Ten Significant Events
1) Proposal of the Molecular Clock
Emile Zuckerkandl and Linus Pauling, "Evolutionary Divergence
and Convergence in Proteins," in Evolving Genes and Proteins,
eds. V. Bryson and H. Vogel (New York: Academic Press, 1965).
2) Original Proposal of the Neutral Theory by Kimura
Motoo Kimura, "Evolutionary Rate at the Molecular Level,"
Nature 217 (1968), 624-626.
3) Non-Darwinian Evolution by King and Jukes
Jack King and Thomas Jukes, "Non-Darwinian Evolution,"
Science 164 (1969), 788-798.
4) Proposal of the Near Neutral Theory
Tomoko Ohta, "Slightly Deleterious Mutant Substitutions in
Evolution," Nature 246 (1973), 96-98.
5) Apparently Uniform Heterozygosity at the Protein Level was
raised as a Problem of the Neutral Theory
R. C. Lewontin, The Genetic Basis of Evolutionary Change.
(New York, NY: Columbia University Press, 1974).
6) Rapid Evolution of Pseudogenes.
T. Miyata and T. Yasunaga, "Rapidly evolving mouse alpha
globin related pseudogene and its evolutionary history," PNAS
78 (1981), 450-453.
7) Comparative Study of Synonymous and Nonsynonymous
J. H. McDonald and M. Kreitman, "Adaptive protein evolution
at the AHD locus in Drosophila," Nature 351 (1991), 652-654.
8) Rapid Evolution at Nonsynonymous Sites in Small
N. A. Moran, "Accelerated evolution and Muller's Ratchet in
Endosymbiotic bacteria," PNAS 93 (1996), 2873-2878.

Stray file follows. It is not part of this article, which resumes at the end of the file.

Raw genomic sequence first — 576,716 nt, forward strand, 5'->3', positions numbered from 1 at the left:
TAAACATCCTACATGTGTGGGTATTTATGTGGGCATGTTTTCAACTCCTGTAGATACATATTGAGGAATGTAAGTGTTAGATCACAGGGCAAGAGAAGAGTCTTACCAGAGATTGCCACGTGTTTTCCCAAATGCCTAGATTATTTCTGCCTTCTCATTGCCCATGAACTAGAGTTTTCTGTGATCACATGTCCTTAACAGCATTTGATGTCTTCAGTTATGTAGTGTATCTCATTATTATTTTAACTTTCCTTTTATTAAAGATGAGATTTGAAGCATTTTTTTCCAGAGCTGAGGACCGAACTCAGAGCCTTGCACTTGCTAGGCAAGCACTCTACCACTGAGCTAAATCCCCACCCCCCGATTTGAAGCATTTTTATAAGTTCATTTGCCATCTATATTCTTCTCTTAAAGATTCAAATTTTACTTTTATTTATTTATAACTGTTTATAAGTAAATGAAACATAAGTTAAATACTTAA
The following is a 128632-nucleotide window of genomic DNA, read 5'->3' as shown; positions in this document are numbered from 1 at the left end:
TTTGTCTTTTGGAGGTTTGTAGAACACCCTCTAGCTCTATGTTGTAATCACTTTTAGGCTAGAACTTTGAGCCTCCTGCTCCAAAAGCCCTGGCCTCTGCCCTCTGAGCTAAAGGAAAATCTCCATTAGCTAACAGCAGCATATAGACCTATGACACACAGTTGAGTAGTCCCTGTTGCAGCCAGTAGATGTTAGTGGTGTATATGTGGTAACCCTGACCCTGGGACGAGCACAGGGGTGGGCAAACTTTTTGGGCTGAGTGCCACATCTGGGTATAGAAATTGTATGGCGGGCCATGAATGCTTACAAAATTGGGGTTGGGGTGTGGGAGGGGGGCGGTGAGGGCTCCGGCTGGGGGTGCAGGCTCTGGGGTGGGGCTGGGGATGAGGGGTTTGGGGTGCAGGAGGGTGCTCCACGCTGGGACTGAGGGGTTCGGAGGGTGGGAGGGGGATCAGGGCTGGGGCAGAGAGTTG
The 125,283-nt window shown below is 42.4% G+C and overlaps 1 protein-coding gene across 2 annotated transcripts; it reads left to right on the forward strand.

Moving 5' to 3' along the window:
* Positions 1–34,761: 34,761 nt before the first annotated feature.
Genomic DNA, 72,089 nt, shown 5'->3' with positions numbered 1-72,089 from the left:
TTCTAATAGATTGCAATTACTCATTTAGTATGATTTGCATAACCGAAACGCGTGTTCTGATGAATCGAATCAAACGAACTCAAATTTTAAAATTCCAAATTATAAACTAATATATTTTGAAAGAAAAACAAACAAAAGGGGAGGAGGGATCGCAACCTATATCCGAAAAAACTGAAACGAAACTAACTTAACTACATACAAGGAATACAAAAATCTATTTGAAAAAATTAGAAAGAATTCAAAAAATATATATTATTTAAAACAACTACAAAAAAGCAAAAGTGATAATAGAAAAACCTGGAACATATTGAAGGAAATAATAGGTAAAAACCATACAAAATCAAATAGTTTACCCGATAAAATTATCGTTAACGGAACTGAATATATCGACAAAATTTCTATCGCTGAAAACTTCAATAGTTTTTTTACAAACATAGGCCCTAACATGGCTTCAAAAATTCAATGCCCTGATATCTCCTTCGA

9) Detection of Positive Selection by Comparing Nonsynonymous
and Synonymous Substitutions.
A. L. Hughes and M. Nei, "Patter of nucleotide substitutions
at major histocompatibility complex class I loci reveals
overdominant selection," Nature 335 (1988), 167-170.
10) Sequence Turnover at a Regulatory Element.
M. Z. Ludwig, et al., "Evidence for stabilizing selection in
a eukaryotic enhancer element," Nature 403 (2000), 564-567.
-- Tomoko Ohta, May 26, 2002
James Crow's Top Ten Events
Here are what I would regard as the top ten events in the
history of molecular evolution, and the neutral theory in
1. Freese and Sueoka -- forerunners of the neutral theory.
2. Infinite allele model.
3. Pauling and Zuckerkandl -- a molecular clock
4. Kimura's 1968 paper
5. King and Jukes 1969 paper
6. Kimura and Ewens showing the time till loss or fixation
of a mutation
7. Nearly neutral mutations -- Ohta
8. Coalescence theory -- Kingman
9. Use neutrality as a null hypothesis and to construct trees.
10. Y chromosome and mitochondrial DNA in human evolution,
especially to study
sex differences in migration
-- Michael Dietrich, February 6, 2003